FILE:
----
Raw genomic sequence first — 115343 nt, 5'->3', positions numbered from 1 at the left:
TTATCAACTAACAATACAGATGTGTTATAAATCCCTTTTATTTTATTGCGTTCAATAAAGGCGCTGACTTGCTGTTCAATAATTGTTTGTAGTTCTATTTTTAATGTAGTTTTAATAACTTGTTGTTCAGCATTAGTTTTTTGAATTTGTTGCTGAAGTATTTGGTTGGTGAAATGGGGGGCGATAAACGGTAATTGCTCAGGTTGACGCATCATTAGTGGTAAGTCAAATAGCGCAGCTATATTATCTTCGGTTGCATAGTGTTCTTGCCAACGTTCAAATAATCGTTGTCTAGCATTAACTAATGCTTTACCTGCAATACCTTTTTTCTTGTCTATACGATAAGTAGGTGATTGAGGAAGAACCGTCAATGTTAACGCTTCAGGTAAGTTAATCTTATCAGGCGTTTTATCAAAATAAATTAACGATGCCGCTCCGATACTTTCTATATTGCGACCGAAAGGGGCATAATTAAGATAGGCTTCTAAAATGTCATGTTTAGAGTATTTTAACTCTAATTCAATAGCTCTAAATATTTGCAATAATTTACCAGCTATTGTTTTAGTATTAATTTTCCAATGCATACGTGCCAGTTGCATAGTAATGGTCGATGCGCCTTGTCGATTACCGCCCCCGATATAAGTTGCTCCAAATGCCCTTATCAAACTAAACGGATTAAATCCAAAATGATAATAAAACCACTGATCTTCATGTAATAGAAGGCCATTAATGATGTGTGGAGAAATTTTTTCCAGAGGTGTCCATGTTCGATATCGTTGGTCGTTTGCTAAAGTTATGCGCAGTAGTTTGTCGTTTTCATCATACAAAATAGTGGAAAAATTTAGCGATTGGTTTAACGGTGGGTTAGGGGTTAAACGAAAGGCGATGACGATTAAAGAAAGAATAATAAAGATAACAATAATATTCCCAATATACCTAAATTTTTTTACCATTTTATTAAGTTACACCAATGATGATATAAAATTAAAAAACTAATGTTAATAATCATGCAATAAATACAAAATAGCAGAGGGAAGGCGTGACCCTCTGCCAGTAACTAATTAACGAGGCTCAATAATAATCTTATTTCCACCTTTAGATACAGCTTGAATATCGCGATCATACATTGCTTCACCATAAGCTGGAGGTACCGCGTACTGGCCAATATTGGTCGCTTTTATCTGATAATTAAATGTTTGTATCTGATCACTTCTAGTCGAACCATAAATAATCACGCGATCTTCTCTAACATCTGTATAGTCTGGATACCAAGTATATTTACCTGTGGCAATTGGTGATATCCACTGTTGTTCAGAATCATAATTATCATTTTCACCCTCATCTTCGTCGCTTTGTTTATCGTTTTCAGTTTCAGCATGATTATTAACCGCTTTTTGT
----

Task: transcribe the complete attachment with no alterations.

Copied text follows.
Raw genomic sequence first — 115343 nt, 5'->3', positions numbered from 1 at the left:
TTATCAACTAACAATACAGATGTGTTATAAATCCCTTTTATTTTATTGCGTTCAATAAAGGCGCTGACTTGCTGTTCAATAATTGTTTGTAGTTCTATTTTTAATGTAGTTTTAATAACTTGTTGTTCAGCATTAGTTTTTTGAATTTGTTGCTGAAGTATTTGGTTGGTGAAATGGGGGGCGATAAACGGTAATTGCTCAGGTTGACGCATCATTAGTGGTAAGTCAAATAGCGCAGCTATATTATCTTCGGTTGCATAGTGTTCTTGCCAACGTTCAAATAATCGTTGTCTAGCATTAACTAATGCTTTACCTGCAATACCTTTTTTCTTGTCTATACGATAAGTAGGTGATTGAGGAAGAACCGTCAATGTTAACGCTTCAGGTAAGTTAATCTTATCAGGCGTTTTATCAAAATAAATTAACGATGCCGCTCCGATACTTTCTATATTGCGACCGAAAGGGGCATAATTAAGATAGGCTTCTAAAATGTCATGTTTAGAGTATTTTAACTCTAATTCAATAGCTCTAAATATTTGCAATAATTTACCAGCTATTGTTTTAGTATTAATTTTCCAATGCATACGTGCCAGTTGCATAGTAATGGTCGATGCGCCTTGTCGATTACCGCCCCCGATATAAGTTGCTCCAAATGCCCTTATCAAACTAAACGGATTAAATCCAAAATGATAATAAAACCACTGATCTTCATGTAATAGAAGGCCATTAATGATGTGTGGAGAAATTTTTTCCAGAGGTGTCCATGTTCGATATCGTTGGTCGTTTGCTAAAGTTATGCGCAGTAGTTTGTCGTTTTCATCATACAAAATAGTGGAAAAATTTAGCGATTGGTTTAACGGTGGGTTAGGGGTTAAACGAAAGGCGATGACGATTAAAGAAAGAATAATAAAGATAACAATAATATTCCCAATATACCTAAATTTTTTTACCATTTTATTAAGTTACACCAATGATGATATAAAATTAAAAAACTAATGTTAATAATCATGCAATAAATACAAAATAGCAGAGGGAAGGCGTGACCCTCTGCCAGTAACTAATTAACGAGGCTCAATAATAATCTTATTTCCACCTTTAGATACAGCTTGAATATCGCGATCATACATTGCTTCACCATAAGCTGGAGGTACCGCGTACTGGCCAATATTGGTCGCTTTTATCTGATAATTAAATGTTTGTATCTGATCACTTCTAGTCGAACCATAAATAATCACGCGATCTTCTCTAACATCTGTATAGTCTGGATACCAAGTATATTTACCTGTGGCAATTGGTGATATCCACTGTTGTTCAGAATCATAATTATCATTTTCACCCTCATCTTCGTCGCTTTGTTTATCGTTTTCAGTTTCAGCATGATTATTAACCGCTTTTTGT